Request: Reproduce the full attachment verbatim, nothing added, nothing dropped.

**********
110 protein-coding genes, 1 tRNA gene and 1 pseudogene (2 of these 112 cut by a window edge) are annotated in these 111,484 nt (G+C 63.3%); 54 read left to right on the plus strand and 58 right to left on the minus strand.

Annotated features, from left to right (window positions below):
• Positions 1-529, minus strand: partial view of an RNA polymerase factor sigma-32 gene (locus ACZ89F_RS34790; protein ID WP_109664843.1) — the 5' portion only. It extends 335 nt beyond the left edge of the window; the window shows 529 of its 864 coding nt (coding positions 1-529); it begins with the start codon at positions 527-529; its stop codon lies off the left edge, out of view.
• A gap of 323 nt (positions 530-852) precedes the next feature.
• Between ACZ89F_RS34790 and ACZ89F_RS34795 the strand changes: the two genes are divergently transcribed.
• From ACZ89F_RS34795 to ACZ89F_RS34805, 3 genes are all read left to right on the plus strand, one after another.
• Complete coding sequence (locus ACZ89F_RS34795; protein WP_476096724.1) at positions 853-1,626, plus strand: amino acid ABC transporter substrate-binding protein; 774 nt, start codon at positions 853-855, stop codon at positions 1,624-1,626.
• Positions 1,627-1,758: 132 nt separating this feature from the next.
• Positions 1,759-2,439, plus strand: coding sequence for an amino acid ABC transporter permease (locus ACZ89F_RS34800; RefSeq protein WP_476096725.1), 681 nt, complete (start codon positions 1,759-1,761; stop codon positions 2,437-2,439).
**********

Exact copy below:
110 protein-coding genes, 1 tRNA gene and 1 pseudogene (2 of these 112 cut by a window edge) are annotated in these 111,484 nt (G+C 63.3%); 54 read left to right on the plus strand and 58 right to left on the minus strand.

Annotated features, from left to right (window positions below):
• Positions 1-529, minus strand: partial view of an RNA polymerase factor sigma-32 gene (locus ACZ89F_RS34790; protein ID WP_109664843.1) — the 5' portion only. It extends 335 nt beyond the left edge of the window; the window shows 529 of its 864 coding nt (coding positions 1-529); it begins with the start codon at positions 527-529; its stop codon lies off the left edge, out of view.
• A gap of 323 nt (positions 530-852) precedes the next feature.
• Between ACZ89F_RS34790 and ACZ89F_RS34795 the strand changes: the two genes are divergently transcribed.
• From ACZ89F_RS34795 to ACZ89F_RS34805, 3 genes are all read left to right on the plus strand, one after another.
• Complete coding sequence (locus ACZ89F_RS34795; protein WP_476096724.1) at positions 853-1,626, plus strand: amino acid ABC transporter substrate-binding protein; 774 nt, start codon at positions 853-855, stop codon at positions 1,624-1,626.
• Positions 1,627-1,758: 132 nt separating this feature from the next.
• Positions 1,759-2,439, plus strand: coding sequence for an amino acid ABC transporter permease (locus ACZ89F_RS34800; RefSeq protein WP_476096725.1), 681 nt, complete (start codon positions 1,759-1,761; stop codon positions 2,437-2,439).